|Erickson leads No. 7 Sun Devils into national title hunt|
|Written by Admin|
|Wednesday, 24 October 2007 10:49|
If the No. 7 Sun Devils beat No. 18 California on Saturday night in Sun Devil Stadium, it will set up a series of even bigger ones.
In a turbulent college football season, ASU (7-0, 4-0 Pac-10) has emerged as an improbable national championship contender, combining a soft schedule, an opportunistic defense and a big-play offense to avoid the losses that felled every preseason top 10 team.
``The thing that 7-0 has done for us, our players are excited, the community is excited, we'll have people in the stadium,'' Erickson said. ``At least people know who we are.''
But do they?
Although the Sun Devils are ranked fourth in the Bowl Championship Series standings, they remain a mystery outside the West Coast. That's partly because they play most of their games at night to escape the desert heat and partly because they have played a schedule ranked 97th by the NCAA.
ASU trailed Colorado 14-0 before rallying for a 33-14 win on Sept. 8. The Sun Devils spotted Oregon State a 19-0 lead before coming back to win 44-32 on Sept. 22.
On Oct. 6, they overcame a third-quarter deficit to defeat last-place Washington State 23-20, avoiding overtime when the Cougars missed a late field goal.
Arizona State, which wasn't ranked in the preseason, has rocketed through the polls without a single headline-making victory. But unlike USC, LSU and Oklahoma, among others, the Sun Devils have not had a headline-making defeat.
``They can say what they want about the schedule, but we're 7-0,'' Erickson said. ``Now we've got a long ways to go, believe me, to get it solid, year in and year out, like the SCs and the Cals and Oregon.''
Erickson spoke in a quiet atrium of ASU's football headquarters. Nearby, a trophy case sparkled in the sun.
One thing is absent: a national championship trophy.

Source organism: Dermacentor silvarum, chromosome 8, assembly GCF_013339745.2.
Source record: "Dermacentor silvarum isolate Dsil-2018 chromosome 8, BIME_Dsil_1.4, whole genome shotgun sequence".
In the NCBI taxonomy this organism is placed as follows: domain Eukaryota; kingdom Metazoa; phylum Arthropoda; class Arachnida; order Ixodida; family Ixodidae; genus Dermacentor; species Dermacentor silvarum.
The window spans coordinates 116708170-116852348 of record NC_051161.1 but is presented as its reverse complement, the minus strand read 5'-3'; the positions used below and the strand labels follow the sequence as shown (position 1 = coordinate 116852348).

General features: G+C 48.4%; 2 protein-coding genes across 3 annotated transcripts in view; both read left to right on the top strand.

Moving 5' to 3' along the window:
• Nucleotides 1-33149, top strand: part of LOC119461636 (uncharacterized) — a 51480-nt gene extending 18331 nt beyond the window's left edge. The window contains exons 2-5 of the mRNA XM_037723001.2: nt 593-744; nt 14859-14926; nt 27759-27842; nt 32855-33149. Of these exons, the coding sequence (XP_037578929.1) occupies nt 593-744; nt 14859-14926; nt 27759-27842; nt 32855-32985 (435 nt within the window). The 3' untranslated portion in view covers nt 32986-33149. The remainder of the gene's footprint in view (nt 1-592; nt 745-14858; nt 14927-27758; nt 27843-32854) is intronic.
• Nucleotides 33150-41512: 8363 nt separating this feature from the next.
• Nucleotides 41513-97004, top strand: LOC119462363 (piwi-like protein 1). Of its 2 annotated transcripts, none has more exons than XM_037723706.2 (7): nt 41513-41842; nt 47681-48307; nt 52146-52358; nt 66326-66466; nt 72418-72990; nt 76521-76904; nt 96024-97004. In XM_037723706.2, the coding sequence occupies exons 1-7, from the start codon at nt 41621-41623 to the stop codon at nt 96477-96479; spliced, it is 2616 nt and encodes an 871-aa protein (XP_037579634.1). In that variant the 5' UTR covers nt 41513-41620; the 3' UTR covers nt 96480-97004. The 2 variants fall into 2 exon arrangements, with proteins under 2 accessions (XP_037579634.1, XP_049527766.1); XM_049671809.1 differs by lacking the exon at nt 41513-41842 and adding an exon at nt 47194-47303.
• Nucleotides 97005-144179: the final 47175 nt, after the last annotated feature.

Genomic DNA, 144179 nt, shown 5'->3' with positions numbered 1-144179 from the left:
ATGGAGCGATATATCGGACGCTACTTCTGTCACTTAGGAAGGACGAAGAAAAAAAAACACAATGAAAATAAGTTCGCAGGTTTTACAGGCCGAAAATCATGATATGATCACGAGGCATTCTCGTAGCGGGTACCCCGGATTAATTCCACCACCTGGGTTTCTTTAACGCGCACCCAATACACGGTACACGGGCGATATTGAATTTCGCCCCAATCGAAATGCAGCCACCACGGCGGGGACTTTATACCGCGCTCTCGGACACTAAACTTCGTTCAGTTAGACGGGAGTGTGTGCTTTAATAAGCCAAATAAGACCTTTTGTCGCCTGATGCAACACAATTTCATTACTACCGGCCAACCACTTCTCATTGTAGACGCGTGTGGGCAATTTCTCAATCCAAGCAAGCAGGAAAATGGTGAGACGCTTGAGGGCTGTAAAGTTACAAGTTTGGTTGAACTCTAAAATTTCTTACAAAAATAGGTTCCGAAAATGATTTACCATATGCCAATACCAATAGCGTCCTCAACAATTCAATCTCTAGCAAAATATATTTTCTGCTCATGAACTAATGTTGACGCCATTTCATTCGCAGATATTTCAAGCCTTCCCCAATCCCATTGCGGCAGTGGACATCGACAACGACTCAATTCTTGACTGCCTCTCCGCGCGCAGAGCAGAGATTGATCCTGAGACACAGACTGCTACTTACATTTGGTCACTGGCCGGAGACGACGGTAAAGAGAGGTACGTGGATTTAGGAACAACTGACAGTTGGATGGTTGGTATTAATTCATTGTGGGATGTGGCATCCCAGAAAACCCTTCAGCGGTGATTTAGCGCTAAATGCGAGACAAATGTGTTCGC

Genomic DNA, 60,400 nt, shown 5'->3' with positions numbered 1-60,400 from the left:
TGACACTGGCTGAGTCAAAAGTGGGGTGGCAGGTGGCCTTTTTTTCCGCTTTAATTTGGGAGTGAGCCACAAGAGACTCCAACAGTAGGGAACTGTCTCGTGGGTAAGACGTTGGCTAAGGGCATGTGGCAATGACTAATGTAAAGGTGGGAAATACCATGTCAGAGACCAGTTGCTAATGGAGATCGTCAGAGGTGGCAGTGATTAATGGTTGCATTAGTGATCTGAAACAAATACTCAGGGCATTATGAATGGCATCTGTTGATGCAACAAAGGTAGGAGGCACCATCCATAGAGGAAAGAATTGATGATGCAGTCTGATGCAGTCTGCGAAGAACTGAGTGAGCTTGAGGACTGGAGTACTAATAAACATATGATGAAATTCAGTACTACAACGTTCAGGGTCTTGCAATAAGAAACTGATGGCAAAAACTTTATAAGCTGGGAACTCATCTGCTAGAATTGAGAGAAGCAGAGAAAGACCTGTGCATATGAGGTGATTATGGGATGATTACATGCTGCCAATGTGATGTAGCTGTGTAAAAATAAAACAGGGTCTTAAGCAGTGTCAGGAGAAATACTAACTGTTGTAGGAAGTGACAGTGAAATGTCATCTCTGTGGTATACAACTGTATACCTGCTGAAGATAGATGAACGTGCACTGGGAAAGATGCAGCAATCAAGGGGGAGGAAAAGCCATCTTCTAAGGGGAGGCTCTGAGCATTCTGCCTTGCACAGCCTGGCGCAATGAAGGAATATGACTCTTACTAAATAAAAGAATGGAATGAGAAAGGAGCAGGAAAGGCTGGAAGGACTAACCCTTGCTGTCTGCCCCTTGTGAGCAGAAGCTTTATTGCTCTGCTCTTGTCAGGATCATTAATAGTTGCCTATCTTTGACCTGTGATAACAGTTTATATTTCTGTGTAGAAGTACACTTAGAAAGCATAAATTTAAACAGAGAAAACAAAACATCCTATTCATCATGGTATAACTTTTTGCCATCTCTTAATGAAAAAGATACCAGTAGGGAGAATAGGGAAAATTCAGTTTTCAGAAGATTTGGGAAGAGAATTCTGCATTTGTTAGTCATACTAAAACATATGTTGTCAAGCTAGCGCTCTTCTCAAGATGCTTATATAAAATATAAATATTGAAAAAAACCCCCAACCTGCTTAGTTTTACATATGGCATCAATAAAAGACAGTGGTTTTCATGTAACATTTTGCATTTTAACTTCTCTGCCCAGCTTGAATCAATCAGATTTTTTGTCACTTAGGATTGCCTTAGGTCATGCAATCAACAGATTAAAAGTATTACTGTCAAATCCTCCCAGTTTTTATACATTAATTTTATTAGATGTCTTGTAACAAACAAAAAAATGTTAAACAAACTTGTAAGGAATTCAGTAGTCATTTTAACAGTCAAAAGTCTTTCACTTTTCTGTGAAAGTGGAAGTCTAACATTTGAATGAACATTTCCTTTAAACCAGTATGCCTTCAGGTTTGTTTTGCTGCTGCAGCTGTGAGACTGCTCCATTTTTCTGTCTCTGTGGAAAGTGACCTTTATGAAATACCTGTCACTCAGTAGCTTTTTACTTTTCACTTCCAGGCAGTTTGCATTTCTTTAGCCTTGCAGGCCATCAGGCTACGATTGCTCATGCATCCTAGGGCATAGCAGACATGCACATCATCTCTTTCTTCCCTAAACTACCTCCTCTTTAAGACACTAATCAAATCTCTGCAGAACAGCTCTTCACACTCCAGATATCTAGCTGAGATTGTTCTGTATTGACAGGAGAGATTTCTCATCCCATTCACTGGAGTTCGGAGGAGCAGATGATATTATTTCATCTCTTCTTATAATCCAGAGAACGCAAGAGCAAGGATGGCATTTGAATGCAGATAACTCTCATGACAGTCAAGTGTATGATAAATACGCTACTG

A longtime Western Athletic Conference power under coach Frank Kush, ASU has produced flashes of brilliance amid long stretches of mediocrity since joining the Pac-10 in 1978.
The pattern was established in the Sun Devils' inaugural Pac-10 season, when they ambushed No. 2 Southern California 20-7, then lost their next game to Washington by 34 points. ASU stumbled to a fourth-place conference finish and the Trojans bounced back to earn a share of the national title.
Although it has produced dozens of NFL players, ASU has been to the Rose Bowl only twice in 29 Pac-10 seasons.
Now the Sun Devils have a chance to change the perception that they can't play with the elite. Cal (5-2, 2-2 Pac-10) will be their first test, and the Golden Bears are dangerous despite back-to-back losses. A rare sellout at 71,706-seat Sun Devil Stadium is possible.
``I think we're ready for the attention we're getting,'' said tailback Keegan Herring, who will start in place of Ryan Torain, lost for the season with a toe injury. ``It's a long time coming.''
Athletic director Lisa Love, who came to Tempe from tradition-laden USC, talked of changing the football program's culture when she fired Dirk Koetter less than a year after extending his contract through 2009. Koetter led ASU to three straight minor bowls but went 2-19 against the Top 25.
She turned to Erickson, a 60-year-old football nomad who had been a head coach at five other schools, as well as Seattle and San Francisco in the NFL. He won two national titles at Miami before leaving ahead of NCAA sanctions.
When Erickson pitched his tent in the desert, he pledged to stress defense, a big change at a school known for its potent passing attack.
The once-porous Sun Devils are allowing 15 points per game, fourth in the nation, and they have returned four interceptions for touchdowns.
ASU is averaging 37.7 points, 12th in the nation, but many of those points have come in blowouts of overmatched opponents.
The offensive line is a concern, having allowed 26 sacks, more than all but six teams. But junior quarterback Rudy Carpenter, who is 18-7 as a starter, has shown a knack for scrambling out of trouble and finding receivers deep downfield.
With every victory, ASU's confidence has soared.
``We're one of the few teams in the country that really has the ability to control our own destiny,'' Carpenter said. ``We can control really where we want to go.''
If ASU beats the Bears, it will set up a showdown against Oregon in Eugene next week. Then the Sun Devils meet UCLA in Pasadena, where they haven't won since 1996. After that, ASU hosts to USC on Thanksgiving night - the Trojans have won the past seven games between the schools - before finishing the regular season against struggling rival Arizona.
That stretch run is enough to make even the hardiest contender wince. But Erickson isn't looking too far ahead.
``This is a long-term thing,'' Erickson said. ``Who knows what's going to happen in the next five weeks? Nobody knows. A lot of things could happen.''